Further enlarging and upgrading of Hamilton Gym is one possible solution, but the current footprint would make it a challenging and costly space to expand. Ritchie Center was completed nearly 25 years ago in order to shoehorn many D-I sports facilities into a tight 440,000 sq. foot footprint and the gym, training facilities and locker rooms (outside of the recently revamped off-ice hockey facilities) are now nearing the end of their useful life, requiring extensive remodeling and upgrades to remain competitive in the NCAA sports world.

An ideal ground-up hoops/volleyball (and perhaps gymnastics) arena could offer a better solution of around 3,500-4,000 permanent seats with new locker rooms and much-needed new training/dedicated practice facilities — a solution likely falling in the $35-50 million range to build new. This new arena, once built, would also allow the existing Hamilton Gym to become designated for much-needed recreational campus use. Magness Arena would then become a hockey facility, while still retaining the capability to house other sports, concerts, and civic events when its larger seating capacity warrants such conversion.

There are perhaps three basic campus-area geographic options for a new arena, which are numbered below with rough location parcels outlined in yellow:

  1. The current site of the Stapleton Tennis Center, which has been ostensibly replaced (for DU vanity tennis use) by the recently constructed (2017) Denver Tennis Park (a partnership between DU and Denver Public Schools, across I-25), could be the site of a new 3,500-seat arena, but DU’s master plan to close sections of Asbury Avenue would need to be accelerated (and perhaps reconfigured) to accommodate a new hoops facility.
  2. There is the six-acre site along Buchtel and University Boulevards, which is currently a mix of largely outdated apartment buildings and campus parking, which was identified as the last piece of significant ‘developable land’ on campus. Denver Impact 2025 called for a “vibrant mix of retail, hotel, office, innovation, and both affordable and market-rate housing are seen as part of the planned college town developments” on the location. Various stakeholders have also suggested a hotel for that parcel as well. The site would be an obvious option because of its close (and connectable) proximity to Ritchie Center, but would also certainly be competing with other future DU needs for that parcel.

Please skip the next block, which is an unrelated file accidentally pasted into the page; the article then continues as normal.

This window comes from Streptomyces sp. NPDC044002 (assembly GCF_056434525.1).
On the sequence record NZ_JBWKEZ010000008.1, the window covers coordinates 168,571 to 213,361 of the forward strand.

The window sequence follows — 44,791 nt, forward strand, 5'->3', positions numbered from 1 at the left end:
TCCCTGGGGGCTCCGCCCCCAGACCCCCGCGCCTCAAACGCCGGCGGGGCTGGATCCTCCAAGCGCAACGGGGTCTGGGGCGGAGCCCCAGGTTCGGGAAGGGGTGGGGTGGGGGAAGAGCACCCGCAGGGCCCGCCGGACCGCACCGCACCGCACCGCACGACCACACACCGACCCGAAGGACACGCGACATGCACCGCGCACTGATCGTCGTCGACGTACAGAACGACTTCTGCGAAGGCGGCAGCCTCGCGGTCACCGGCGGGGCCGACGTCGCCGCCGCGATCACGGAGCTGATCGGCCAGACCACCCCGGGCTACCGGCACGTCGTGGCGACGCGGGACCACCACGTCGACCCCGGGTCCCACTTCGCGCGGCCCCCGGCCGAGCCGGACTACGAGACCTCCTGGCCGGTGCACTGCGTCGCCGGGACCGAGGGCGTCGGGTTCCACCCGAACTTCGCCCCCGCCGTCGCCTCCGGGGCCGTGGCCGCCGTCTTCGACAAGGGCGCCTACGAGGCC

3. A more remote freestanding option (and perhaps better suited to a UMKC-like partnership plan), would be the construction of a new arena on the DU land near the northeast corner of Buchtel Blvd. and University Blvd. That site, currently serving as DU’s parking lot 108, has the necessary room for an arena with close proximity to transportation (RTD Light Rail & I-25) and would be a short five-minute walk to the DU campus.

The stickler for any such new or upgraded arena plan, of course, is funding. Denver is breathing the exhaust of the recent $140+ million dollar expenditure of the Burwell Center (alumni & career center), Community Commons, and The Dimond Family Residential Village. It is somewhat harder to make the case that a new campus arena is more important than those critical recent campus additions were, and DU is also now in the quiet period of a new capital campaign in this post-Covid era of reduced overall revenue.  Clearly, DU will need to cultivate major donors to step forward and fund any new arena project, if it is ever to happen. Or, it must seek a major partner(s), similar to the efforts by UMKC or the Denver Tennis Park, to help defray the cost of the project and optimize the use of the facility.